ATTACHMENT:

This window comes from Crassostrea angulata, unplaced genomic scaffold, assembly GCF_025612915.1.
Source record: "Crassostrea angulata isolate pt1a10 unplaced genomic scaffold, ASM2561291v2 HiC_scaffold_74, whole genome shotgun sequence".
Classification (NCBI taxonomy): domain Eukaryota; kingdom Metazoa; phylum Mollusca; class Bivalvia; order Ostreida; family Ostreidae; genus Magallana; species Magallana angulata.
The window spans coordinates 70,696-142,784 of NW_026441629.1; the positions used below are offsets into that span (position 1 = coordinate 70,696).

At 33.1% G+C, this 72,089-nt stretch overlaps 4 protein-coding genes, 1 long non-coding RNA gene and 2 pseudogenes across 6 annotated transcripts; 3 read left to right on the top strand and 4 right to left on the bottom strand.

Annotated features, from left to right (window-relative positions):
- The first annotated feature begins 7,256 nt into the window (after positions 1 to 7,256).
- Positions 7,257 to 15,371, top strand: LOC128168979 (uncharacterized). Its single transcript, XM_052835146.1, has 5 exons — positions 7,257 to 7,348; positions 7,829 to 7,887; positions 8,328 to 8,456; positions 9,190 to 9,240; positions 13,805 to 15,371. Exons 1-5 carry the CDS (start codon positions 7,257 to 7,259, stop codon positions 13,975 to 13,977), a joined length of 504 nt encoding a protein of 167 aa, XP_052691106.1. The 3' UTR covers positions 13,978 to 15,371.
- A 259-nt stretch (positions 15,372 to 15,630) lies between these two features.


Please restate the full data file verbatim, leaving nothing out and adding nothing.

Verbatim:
This window comes from Crassostrea angulata, unplaced genomic scaffold, assembly GCF_025612915.1.
Source record: "Crassostrea angulata isolate pt1a10 unplaced genomic scaffold, ASM2561291v2 HiC_scaffold_74, whole genome shotgun sequence".
Classification (NCBI taxonomy): domain Eukaryota; kingdom Metazoa; phylum Mollusca; class Bivalvia; order Ostreida; family Ostreidae; genus Magallana; species Magallana angulata.
The window spans coordinates 70,696-142,784 of NW_026441629.1; the positions used below are offsets into that span (position 1 = coordinate 70,696).

At 33.1% G+C, this 72,089-nt stretch overlaps 4 protein-coding genes, 1 long non-coding RNA gene and 2 pseudogenes across 6 annotated transcripts; 3 read left to right on the top strand and 4 right to left on the bottom strand.

Annotated features, from left to right (window-relative positions):
- The first annotated feature begins 7,256 nt into the window (after positions 1 to 7,256).
- Positions 7,257 to 15,371, top strand: LOC128168979 (uncharacterized). Its single transcript, XM_052835146.1, has 5 exons — positions 7,257 to 7,348; positions 7,829 to 7,887; positions 8,328 to 8,456; positions 9,190 to 9,240; positions 13,805 to 15,371. Exons 1-5 carry the CDS (start codon positions 7,257 to 7,259, stop codon positions 13,975 to 13,977), a joined length of 504 nt encoding a protein of 167 aa, XP_052691106.1. The 3' UTR covers positions 13,978 to 15,371.
- A 259-nt stretch (positions 15,372 to 15,630) lies between these two features.